Change ‘isn’t cheap’: Amherst to invest $80K to confront systemic racism 

  • Amherst Town Manager Paul Bockelman. GAZETTE FILE PHOTO/KEVIN GUTTING

  • Tracy Faulstick, left foreground, of Shutesbury, and Amherst native William Rock, right, now of Holyoke, stand in the median of South Pleasant Street in Amherst during a peaceful protest against racial violence on Sunday, May 31, 2020. GAZETTE FILE PHOTO/KEVIN GUTTING

Staff Writer
Published: 7/1/2020 1:46:35 PM

AMHERST — Ongoing efforts by Amherst officials and employees to work with residents and others to identify and deal with systemic racism in the community will be supported through this year’s municipal budget.

Town Manager Paul Bockelman announced to the Town Council on Monday that the $81.3 million fiscal year 2021 budget — which features $2.34 million less in operational spending as a result of anticipated reductions in state aid and other revenue sources — will have $80,000 set aside to “explore, plan and implement strategies to confront systemic, structural and institutional racism.”

Bockelman said he isn’t yet sure how this money will be spent but that it is important to have available for programs, workshops, speakers and other events and actions in the new fiscal year, which began Wednesday.

The money was put in the budget as calls for defunding police departments or reallocating spending for law enforcement have intensified in other communities, and concerns have been raised in Amherst about how the town and schools handle equity, racial justice and social justice.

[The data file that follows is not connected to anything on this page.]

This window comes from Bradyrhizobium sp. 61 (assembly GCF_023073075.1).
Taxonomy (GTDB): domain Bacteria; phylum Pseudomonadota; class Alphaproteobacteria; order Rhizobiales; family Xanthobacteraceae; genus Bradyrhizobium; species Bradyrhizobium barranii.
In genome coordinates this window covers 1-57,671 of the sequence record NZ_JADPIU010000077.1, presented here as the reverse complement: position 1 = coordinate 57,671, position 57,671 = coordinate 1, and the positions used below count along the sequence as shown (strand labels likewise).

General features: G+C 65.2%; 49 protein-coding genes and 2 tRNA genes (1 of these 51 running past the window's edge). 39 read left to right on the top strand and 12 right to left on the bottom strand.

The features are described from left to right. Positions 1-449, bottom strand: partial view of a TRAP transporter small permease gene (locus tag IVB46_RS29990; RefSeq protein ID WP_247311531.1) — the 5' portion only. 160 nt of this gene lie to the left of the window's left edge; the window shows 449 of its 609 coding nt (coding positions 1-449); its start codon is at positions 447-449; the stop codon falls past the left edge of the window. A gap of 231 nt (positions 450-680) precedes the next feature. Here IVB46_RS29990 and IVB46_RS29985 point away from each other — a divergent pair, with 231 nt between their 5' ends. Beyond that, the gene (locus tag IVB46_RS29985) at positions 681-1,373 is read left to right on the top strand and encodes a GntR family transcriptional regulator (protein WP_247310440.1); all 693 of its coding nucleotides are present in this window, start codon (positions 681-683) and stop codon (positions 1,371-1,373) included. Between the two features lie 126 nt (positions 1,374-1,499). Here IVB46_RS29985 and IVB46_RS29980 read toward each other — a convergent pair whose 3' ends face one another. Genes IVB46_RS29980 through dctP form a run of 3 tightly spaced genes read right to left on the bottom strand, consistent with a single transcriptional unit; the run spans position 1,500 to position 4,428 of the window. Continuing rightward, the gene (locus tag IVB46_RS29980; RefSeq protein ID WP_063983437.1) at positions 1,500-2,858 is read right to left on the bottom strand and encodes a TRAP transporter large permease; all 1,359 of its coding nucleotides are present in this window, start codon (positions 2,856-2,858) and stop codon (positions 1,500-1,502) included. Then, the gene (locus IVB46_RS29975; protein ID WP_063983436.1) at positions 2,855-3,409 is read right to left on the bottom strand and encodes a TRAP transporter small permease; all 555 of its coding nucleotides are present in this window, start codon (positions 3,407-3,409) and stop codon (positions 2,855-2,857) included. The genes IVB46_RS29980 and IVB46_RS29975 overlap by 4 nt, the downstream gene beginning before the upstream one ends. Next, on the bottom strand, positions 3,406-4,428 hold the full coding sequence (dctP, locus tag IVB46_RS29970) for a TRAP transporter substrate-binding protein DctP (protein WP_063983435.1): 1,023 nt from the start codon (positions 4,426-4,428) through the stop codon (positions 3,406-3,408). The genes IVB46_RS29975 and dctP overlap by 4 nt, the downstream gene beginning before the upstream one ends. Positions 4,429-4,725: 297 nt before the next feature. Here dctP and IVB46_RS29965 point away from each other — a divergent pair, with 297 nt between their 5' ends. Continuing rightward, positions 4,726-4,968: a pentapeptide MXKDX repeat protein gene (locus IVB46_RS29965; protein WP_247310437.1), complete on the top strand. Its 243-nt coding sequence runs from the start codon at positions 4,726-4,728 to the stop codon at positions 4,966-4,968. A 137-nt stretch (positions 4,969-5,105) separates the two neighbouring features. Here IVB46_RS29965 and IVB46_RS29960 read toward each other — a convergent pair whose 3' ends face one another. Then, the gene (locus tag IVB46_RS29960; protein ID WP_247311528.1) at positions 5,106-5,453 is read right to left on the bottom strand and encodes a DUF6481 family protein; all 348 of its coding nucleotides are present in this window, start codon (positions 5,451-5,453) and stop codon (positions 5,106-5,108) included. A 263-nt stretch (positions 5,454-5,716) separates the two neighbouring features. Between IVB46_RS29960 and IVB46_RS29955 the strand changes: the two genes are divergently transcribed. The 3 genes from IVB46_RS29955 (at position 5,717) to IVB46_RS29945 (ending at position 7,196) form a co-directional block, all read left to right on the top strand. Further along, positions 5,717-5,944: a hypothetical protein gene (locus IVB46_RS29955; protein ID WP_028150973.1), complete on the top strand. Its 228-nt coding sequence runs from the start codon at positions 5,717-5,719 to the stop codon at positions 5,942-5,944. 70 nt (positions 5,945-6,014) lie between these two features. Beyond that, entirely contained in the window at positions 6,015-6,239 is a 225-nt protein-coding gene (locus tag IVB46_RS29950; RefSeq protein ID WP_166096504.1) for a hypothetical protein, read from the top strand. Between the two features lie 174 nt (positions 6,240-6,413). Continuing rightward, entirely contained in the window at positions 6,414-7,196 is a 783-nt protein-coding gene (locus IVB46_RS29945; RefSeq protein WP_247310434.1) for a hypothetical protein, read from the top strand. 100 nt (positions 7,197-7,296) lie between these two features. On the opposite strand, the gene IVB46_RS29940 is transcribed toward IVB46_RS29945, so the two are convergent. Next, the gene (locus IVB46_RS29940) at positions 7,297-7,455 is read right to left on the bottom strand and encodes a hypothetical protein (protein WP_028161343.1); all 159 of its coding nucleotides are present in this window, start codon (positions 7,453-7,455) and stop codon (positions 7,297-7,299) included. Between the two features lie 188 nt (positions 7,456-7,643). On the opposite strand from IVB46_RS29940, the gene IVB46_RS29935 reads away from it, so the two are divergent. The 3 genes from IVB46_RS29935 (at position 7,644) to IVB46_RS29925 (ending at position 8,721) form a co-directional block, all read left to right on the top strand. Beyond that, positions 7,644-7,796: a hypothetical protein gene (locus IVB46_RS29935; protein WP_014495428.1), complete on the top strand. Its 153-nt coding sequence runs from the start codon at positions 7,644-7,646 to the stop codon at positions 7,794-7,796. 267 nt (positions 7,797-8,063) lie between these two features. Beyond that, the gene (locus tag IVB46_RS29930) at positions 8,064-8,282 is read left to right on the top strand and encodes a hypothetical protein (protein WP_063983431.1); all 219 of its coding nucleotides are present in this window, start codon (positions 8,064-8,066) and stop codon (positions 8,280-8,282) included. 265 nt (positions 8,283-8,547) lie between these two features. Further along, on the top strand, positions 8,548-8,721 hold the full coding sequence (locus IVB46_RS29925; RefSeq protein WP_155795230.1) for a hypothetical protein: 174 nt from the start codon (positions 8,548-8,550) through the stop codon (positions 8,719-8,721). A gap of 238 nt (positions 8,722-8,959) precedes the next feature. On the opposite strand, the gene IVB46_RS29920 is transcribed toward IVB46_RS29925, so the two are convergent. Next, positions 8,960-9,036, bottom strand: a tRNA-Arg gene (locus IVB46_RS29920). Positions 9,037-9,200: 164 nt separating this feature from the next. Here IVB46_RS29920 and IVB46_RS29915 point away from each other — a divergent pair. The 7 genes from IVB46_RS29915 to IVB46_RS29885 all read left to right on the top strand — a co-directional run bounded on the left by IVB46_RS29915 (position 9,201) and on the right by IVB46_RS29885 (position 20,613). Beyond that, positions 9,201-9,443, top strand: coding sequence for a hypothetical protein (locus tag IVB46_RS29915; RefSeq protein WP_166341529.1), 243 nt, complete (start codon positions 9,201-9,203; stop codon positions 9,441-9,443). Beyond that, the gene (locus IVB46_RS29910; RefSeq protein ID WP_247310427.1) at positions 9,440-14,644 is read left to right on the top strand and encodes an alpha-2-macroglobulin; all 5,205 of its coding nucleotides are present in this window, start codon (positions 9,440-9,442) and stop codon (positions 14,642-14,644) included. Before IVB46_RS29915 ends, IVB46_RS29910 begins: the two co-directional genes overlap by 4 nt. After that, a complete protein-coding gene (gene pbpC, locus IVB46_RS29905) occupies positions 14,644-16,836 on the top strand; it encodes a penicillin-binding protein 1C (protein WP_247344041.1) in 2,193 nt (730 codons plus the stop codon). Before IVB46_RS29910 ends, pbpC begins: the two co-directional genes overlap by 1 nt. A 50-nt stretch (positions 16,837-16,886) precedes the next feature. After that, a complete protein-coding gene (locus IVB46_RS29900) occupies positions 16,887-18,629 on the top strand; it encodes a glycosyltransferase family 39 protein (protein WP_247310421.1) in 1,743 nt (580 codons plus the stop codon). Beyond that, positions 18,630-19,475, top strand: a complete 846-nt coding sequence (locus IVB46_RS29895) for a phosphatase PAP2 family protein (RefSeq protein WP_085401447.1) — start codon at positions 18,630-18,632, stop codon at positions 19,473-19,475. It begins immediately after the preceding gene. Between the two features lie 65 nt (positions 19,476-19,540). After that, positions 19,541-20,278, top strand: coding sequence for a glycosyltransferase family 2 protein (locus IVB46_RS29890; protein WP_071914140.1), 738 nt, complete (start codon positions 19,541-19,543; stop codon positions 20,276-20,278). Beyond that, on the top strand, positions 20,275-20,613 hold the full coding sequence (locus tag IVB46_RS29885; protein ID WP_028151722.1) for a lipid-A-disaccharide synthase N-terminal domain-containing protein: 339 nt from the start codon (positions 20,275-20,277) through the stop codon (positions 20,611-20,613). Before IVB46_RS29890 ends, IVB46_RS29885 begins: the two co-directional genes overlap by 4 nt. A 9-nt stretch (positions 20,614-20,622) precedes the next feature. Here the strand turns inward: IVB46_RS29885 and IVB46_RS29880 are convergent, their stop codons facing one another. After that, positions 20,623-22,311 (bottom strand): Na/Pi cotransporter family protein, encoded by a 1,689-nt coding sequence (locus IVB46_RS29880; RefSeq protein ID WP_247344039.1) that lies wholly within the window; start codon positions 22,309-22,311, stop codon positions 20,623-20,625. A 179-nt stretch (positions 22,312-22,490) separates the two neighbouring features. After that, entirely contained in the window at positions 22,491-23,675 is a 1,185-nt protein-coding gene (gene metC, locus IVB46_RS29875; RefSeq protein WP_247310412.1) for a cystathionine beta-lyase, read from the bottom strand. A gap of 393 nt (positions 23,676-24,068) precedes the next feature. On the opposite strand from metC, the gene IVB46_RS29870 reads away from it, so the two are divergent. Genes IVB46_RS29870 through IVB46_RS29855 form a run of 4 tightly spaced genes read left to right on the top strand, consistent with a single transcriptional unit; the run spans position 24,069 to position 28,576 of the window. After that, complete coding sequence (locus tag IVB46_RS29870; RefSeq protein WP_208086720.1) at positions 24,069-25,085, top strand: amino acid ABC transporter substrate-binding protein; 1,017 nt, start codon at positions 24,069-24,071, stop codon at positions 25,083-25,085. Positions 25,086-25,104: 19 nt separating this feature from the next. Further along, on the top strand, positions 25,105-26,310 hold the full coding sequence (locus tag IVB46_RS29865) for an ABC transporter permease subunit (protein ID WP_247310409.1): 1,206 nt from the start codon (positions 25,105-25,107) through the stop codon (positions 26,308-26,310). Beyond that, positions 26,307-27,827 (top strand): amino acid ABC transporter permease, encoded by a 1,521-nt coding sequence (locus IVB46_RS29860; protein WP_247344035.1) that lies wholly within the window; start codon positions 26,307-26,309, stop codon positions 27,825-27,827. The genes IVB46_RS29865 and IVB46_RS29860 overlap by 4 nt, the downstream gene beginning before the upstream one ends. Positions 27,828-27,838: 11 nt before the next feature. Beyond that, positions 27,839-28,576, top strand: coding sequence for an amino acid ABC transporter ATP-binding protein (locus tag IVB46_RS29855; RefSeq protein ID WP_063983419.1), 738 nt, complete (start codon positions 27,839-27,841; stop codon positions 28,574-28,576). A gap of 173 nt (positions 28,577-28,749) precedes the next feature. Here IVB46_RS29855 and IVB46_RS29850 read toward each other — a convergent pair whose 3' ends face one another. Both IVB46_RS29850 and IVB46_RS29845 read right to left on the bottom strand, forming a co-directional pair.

“It’s not just the police department, but it is the police department, and it’s not just town offices, it is town offices,” Bockelman said, “but it’s also a broader conversation.”

“This is one of those things I feel it’s really important to listen and hear what the need is,” Bockelman added. “I know change doesn’t come easy, but it also isn’t cheap, and you need to have money to support these activities.”

Previously, School Superintendent Michael Morris pledged to develop an anti-racist curriculum for grade school students in Amherst and Pelham.

The announcement of the spending comes as the Town Council will convene a special virtual meeting Monday at 6:30 p.m. in which it will learn about policies, procedures and practices of the Police Department.

Police Chief Scott Livingstone said he and his team are working on the presentation.

“Enforcement of laws is really a small part of what we do as an agency, so it will be an opportunity to educate the public, but also to listen to the council and hopefully the community on what they want from their police department moving forward,” Livingstone said.

Bockelman said he wants the police administration and officers to be part of the conversation about the role they can play in anti-racist initiatives in the community.

In addition, Bockelman said he anticipates municipal staff being part of the work to take down barriers of institutional racism.

Following the Town Council session, the Human Rights Commission is sponsoring a forum on equity, racism and justice that takes place July 11 at 2 p.m.

Meanwhile, the proposed town budget is removing the equivalent of three full-time benefited positions and several part-time positions, all of which are already vacant.

The permanent positions that are not being funded include a half-time budget analyst, a half-time assistant to the assessor, a full-time program director for Leisure Services and Supplemental Education and a conservation department administrative assistant. The part-time positions include seasonal jobs such as lifeguards. 

Scott Merzbach can be reached at

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